I had a productivity breakthrough, and it’s not from some app, website, or methodology. It’s from a practice. It’s called Personal Kanban.

I first heard of Personal Kanban when I jokingly told my friend Shanna that I was about ready to get a giant whiteboard and write down everything I had to do on it. She said, “there’s a name for that”.

A few minutes later I was reading the Personal Kanban 101 article and that evening, decided to plunge in and purchase the book, Personal Kanban: Mapping Work | Navigating Life.

Personal Kanban has to be endlessly flexible. It needs to be a system that abhors rules. It’s an enigma. A process that hates process.

The Rules of Personal Kanban

The Rules of Personal Kanban are simple:

1. Visualize your work

2. Limit your work in progress

The authors highly recommend using a white board or some other physical representation of your work to fulfill rule one.

They have lots of great reasons for this in the book, but I’d like to share my personal experience.

My Story

Over the last few years, I’ve jumped from app to app, system to system, in search of a good “to-do” list.  None of them ever stuck.

To-do lists: the last bastion for the organizationally damned. They’re the embodiment of evil. They possess us and torment us, controlling what we do, highlighting what we haven’t. They make us feel inadequate, and dismiss our achievements as if they were waste. These insomnia-producing, check-boxing Beelzebubs have intimidated us for too long. And they must be stopped.

I found myself in a pattern: I’d find some new great app, excitedly jump in, add all my to-do’s, use it for a couple of days, and then promptly forget about it.

What always did stick, was my desire to scrawl stuff down on sticky notes or whatever scraps of paper were available.

The physical experience of taking abstract ideas and turning them into tangible objects (sticky notes) impacts our learning by improving our understanding while promoting memory retention and skill synthesis.

The more I recognized my desire to have a digital solution, the more frustrated I became when none of them would stick.

That’s what lead me to telling Shanna that I was about ready to dump it all for a whiteboard. The funny thing is, I’ve used this type of system before. I never knew it had a name, but for some reason I thought it was not “okay” to use an analogue system. I am the Cloud Coach after all- doesn’t everything have to be web 2.0 and digital?

In a way, when Shanna told me that there was a name for the system, I felt like I had permission to use it.

How to Kanban

The simple Personal Kanban is a horizontal whiteboard with three columns, Ready, Doing, Done.

Every time you remember that you have to do something, write it down on a sticky note.  If you’re ready to work on that task now, put it in your ready column. If not, it can go in some sort of backlog.

When it’s time to start working on a task, pull it from the Ready to the Doing column, and commence.  When you’re done, move it to done. It’s painfully simple, but I promise if you try it out you’ll get addicted to moving around those sticky notes.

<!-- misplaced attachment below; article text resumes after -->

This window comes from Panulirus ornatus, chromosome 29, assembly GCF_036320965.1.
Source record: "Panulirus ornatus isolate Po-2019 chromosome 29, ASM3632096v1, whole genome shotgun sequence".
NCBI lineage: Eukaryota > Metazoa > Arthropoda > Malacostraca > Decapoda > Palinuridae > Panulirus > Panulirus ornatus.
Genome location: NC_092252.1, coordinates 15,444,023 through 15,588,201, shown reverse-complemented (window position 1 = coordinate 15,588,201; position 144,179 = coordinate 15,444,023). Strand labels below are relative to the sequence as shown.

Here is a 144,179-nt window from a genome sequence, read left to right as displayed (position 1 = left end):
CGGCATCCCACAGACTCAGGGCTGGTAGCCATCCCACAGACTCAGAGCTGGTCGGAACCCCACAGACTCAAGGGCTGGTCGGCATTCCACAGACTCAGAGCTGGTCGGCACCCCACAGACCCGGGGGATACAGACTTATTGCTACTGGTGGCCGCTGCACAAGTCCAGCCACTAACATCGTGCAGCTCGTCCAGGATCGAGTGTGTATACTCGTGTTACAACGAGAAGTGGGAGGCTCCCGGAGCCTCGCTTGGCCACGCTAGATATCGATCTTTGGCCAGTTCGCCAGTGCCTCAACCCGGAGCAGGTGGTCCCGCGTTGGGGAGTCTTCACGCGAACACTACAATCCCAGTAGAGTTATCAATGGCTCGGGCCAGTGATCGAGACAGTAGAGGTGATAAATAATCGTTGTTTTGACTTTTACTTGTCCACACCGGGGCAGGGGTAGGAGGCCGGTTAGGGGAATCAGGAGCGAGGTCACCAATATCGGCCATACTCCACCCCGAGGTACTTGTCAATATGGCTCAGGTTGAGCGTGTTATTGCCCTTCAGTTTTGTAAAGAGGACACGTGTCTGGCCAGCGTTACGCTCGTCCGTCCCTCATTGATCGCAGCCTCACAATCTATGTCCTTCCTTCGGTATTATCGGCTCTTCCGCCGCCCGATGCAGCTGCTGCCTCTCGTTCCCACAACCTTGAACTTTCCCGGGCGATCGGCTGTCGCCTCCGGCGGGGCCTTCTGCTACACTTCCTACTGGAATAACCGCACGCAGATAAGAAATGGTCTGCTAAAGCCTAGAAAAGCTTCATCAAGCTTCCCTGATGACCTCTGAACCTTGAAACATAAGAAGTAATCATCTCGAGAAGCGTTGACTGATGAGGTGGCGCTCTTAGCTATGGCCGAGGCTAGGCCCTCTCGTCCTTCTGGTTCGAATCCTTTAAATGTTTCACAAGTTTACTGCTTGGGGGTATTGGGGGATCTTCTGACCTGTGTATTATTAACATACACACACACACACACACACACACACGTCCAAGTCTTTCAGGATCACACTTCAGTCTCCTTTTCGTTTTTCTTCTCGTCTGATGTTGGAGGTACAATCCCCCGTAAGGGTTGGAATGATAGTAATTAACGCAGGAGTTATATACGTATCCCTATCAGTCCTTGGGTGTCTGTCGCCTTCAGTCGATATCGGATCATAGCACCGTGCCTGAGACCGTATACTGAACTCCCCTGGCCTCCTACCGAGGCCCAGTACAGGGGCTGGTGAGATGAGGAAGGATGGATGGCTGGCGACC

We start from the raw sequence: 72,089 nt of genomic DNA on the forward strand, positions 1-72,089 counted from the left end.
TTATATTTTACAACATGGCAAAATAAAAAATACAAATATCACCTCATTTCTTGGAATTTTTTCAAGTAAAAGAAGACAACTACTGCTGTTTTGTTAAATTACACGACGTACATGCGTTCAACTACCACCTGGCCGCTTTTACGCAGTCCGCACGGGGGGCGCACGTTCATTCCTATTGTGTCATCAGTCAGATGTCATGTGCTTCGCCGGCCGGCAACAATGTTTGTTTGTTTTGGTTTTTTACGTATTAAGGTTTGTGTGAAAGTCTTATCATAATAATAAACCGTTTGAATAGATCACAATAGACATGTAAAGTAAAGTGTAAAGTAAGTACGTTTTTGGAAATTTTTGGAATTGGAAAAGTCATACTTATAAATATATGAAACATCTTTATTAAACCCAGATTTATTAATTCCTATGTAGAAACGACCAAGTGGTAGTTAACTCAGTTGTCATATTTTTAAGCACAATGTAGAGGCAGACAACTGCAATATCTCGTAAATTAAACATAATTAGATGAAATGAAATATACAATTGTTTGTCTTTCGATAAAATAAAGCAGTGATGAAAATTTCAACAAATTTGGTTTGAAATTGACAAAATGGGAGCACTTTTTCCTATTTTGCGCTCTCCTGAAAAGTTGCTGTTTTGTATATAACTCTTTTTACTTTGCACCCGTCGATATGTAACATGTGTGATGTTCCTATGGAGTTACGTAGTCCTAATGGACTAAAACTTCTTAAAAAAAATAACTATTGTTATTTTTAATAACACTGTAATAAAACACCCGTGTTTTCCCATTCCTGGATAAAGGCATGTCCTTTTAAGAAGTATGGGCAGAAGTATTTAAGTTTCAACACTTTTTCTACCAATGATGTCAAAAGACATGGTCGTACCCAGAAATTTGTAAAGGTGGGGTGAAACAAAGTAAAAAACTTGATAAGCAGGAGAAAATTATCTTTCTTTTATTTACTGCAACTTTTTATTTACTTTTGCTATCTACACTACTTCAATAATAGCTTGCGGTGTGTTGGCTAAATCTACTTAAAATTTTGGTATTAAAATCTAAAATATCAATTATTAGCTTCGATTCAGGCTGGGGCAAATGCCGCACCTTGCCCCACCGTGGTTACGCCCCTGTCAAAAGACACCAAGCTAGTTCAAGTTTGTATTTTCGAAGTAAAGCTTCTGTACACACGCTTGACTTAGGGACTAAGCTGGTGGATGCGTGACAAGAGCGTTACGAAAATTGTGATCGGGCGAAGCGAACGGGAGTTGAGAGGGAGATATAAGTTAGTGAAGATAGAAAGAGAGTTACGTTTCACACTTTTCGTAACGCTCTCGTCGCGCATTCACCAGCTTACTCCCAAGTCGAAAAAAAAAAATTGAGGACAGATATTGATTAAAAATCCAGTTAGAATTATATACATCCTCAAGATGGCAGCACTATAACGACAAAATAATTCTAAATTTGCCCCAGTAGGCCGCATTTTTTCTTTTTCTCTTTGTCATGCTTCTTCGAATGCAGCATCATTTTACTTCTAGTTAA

Don’t forget to limit WIP

Now, let’s not forget about rule 2- limiting work in progress. Kanban naturally helps you take care of this because you won’t be able to fit that many sticky notes on your whiteboard. But the authors also recommend setting arbitrary limits for each column. As a baseline, they recommend going with a max. of 6 items in your ready column and 3 in your WIP.  You can and should adjust these numbers depending on the circumstances that day.

That’s what’s so cool about Personal Kanban. It’s not rigid at all. If you are in crisis mode and can only focus on one thing at a time, then by all means limit your WIP to ONE item.

Capacity: How much stuff will fit.

Throughput: How much stuff will flow They are not synonymous.

A Mini Book Review

I’ve peppered this article with quotes from the Personal Kanban book, so if you haven’t guessed, I’m a big fan.  However, it’s not for everyone. If you’re looking for a very concrete set of rules that describe a new productivity system, this is not the book. All you really need to know and understand are the two rules of PK and give it a try with a simple 3 column setup.

The book is more like a philosophical piece about work and productivity itself- not a system for how to get it done.  I found it to be really thought provoking; all along reassuring me that my own version of this system would be the right one for me.

Do you need the book? No. You can learn how to use the system for free by reading PK 101 and trying it out for yourself.

However, if you want to get your hands on some seriously inspiring and intelligent writing about workflow, capacity, productivity, and work-life balance, this is it.

Like traffic, work does not fit. Work flows.

How do you manage your work?

I’d love to hear about your system for tracking what you need to do, how you get it done, and whether or not your system is working. Have you tried out Personal Kanban? Want to? Don’t want to? Join the conversation below!

Note: All block quotes in this post are from the Personal Kanban Book

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